Figure 3. Percentage of children under age 18 in families living in poverty, by child's race/ethnicity: 2010 and 2015

Figure 3. Percentage of children under age 18 in families living in poverty, by child's race/ethnicity: 2010 and 2015

1 Total includes races/ethnicities not reported separately.
2 Includes persons reporting American Indian alone, persons reporting Alaska Native alone, and persons from American Indian and/or Alaska Native tribes specified or not specified.
NOTE: The measure of child poverty includes all children who are related to the householder by birth, marriage, or adoption (except a child who is the spouse of the householder). The householder is the person (or one of the people) who owns or rents (maintains) the housing unit. For additional information about poverty status, see https://www.census.gov/topics/income-poverty/poverty/guidance/poverty-measures.html. Race categories exclude persons of Hispanic ethnicity. Although rounded numbers are displayed, the figures are based on unrounded estimates.
SOURCE: U.S. Department of Commerce, Census Bureau, American Community Survey (ACS), 2010 and 2015. See Digest of Education Statistics 2016, table 102.60.


In 2015, approximately 14.7 million children under age 18 were in families living in poverty.7 The poverty rate for children in 2015 (20 percent) was lower than in 2010 (21 percent). This pattern was observed for White, Black, and Hispanic children and for children of Two or more races. For example, 30 percent of Hispanic children lived in poverty in 2015, compared with 32 percent in 2010. However, the 2015 poverty rates for Asian, Pacific Islander, and American Indian/Alaska Native children were not measurably different than the rates in 2010.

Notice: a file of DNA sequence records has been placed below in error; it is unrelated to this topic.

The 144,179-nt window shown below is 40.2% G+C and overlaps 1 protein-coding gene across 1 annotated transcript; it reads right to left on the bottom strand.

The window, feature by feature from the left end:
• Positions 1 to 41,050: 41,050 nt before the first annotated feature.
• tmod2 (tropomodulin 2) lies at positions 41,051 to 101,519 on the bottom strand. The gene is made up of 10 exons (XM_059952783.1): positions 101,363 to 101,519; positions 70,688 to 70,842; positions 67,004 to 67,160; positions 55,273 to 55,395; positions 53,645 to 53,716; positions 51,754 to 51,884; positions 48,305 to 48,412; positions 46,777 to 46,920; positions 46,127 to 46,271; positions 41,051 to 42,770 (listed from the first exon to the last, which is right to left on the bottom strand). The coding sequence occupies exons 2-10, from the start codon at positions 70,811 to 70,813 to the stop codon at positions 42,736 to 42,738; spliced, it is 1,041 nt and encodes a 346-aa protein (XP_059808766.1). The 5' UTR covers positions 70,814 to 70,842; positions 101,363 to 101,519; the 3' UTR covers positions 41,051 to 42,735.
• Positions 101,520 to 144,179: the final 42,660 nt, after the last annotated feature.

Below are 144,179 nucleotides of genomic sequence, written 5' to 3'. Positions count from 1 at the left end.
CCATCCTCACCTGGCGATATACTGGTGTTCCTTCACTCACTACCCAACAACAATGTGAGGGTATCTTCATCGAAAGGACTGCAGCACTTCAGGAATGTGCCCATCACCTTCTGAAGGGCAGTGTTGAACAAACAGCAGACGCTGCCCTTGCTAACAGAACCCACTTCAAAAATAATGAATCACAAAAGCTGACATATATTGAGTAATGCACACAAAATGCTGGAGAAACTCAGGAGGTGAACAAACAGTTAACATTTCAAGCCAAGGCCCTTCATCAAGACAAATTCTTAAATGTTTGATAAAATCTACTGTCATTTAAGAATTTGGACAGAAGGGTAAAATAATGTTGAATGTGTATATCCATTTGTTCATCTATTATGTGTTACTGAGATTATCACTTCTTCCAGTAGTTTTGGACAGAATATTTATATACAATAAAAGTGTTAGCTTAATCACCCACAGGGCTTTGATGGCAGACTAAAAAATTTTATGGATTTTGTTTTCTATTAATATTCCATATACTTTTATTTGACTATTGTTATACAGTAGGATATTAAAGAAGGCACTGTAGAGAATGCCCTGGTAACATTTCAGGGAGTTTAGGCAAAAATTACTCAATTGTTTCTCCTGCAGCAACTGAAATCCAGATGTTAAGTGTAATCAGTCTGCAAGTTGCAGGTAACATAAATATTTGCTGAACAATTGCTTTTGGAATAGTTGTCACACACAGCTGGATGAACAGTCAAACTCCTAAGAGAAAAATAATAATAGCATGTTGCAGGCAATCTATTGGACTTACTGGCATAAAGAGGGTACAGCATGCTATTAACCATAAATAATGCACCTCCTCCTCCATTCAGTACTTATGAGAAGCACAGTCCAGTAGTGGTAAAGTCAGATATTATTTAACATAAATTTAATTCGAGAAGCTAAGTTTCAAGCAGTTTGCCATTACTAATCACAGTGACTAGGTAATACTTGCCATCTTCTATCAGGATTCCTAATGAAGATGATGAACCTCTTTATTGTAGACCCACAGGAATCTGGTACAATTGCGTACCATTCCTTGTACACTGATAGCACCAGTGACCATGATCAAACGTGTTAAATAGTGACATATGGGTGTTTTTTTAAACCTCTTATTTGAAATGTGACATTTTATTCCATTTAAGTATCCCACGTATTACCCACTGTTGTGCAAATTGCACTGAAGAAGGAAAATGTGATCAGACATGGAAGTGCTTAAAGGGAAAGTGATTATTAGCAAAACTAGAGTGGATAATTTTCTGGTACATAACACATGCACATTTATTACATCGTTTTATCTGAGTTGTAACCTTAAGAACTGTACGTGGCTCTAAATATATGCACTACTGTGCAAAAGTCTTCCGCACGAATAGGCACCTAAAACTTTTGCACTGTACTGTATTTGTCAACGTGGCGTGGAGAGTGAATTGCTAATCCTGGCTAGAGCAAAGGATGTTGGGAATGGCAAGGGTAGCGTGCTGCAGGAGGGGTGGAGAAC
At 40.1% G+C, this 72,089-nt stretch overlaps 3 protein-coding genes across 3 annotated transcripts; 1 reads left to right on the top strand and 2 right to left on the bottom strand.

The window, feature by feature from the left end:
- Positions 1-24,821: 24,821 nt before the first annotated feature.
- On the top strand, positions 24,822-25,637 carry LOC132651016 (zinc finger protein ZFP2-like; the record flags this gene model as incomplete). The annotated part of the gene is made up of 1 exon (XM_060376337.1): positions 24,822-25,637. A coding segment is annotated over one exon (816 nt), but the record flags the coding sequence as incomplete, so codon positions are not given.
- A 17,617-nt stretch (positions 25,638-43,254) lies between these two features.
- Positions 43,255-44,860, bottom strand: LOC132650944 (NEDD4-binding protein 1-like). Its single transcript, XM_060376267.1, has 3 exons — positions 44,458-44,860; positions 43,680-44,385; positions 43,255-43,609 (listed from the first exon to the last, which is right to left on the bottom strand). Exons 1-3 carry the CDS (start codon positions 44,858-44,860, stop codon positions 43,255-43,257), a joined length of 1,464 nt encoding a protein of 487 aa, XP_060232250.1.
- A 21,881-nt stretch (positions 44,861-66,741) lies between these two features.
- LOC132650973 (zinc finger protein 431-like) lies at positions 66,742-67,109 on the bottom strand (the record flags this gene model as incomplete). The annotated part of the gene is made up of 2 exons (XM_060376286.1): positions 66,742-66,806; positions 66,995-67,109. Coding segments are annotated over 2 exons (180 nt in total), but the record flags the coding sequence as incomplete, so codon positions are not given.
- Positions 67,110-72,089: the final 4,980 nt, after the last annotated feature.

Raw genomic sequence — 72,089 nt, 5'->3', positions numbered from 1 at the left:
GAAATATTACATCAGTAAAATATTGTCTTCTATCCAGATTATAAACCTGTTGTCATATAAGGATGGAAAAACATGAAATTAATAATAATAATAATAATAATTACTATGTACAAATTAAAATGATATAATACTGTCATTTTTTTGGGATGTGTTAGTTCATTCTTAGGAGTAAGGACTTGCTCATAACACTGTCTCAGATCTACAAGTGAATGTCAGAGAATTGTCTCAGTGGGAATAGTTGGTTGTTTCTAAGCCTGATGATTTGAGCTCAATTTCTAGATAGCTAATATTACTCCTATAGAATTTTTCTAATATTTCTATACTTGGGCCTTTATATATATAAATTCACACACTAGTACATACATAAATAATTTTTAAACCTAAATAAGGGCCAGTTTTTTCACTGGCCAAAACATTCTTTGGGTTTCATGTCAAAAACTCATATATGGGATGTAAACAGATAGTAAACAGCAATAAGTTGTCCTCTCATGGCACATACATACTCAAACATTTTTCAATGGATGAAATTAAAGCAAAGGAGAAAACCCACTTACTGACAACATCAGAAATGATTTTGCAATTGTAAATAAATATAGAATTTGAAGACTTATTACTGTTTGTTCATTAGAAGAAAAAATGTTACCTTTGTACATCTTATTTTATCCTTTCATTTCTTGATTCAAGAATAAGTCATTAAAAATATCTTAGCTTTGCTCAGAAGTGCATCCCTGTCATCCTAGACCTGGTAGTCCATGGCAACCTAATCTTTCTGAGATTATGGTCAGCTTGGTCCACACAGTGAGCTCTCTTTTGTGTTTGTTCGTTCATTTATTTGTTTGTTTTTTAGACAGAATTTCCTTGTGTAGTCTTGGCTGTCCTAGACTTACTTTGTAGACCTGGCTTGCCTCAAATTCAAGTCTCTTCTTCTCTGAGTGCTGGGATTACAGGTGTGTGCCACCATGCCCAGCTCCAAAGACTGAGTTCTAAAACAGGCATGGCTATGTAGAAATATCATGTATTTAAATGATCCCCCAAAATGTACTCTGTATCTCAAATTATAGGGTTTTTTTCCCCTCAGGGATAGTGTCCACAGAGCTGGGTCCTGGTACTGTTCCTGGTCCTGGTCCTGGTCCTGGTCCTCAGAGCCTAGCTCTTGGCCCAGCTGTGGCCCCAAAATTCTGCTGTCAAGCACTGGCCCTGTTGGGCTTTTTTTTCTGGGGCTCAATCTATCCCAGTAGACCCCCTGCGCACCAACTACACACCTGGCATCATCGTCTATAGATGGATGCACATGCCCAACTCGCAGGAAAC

The poverty rate for children under age 18 varied across racial/ethnic groups. In 2015, the poverty rate was highest for Black children (36 percent), followed by American Indian/Alaska Native children (32 percent), and then Hispanic children (30 percent). In addition, the poverty rate was higher for Pacific Islander children (22 percent) than for White children (12 percent) and Asian children (11 percent). The rate for Pacific Islander children was not measurably different than the rate for children of Two or more races (19 percent). Compared to the national average (20 percent), Asian and White children had lower poverty rates, while Black, Hispanic, and American Indian/Alaska Native children had rates that were higher than the national average. The poverty rates for Pacific Islander children and children of Two or more races were not measurably different from the national average.


Figure 4. Percentage of children under age 18 in families living in poverty, by selected Hispanic and Asian subgroups: 2015

Figure 4. Percentage of children under age 18 in families living in poverty, by selected Hispanic and Asian subgroups: 2015

! Interpret data with caution. The coefficient of variation (CV) for this estimate is between 30 and 50 percent.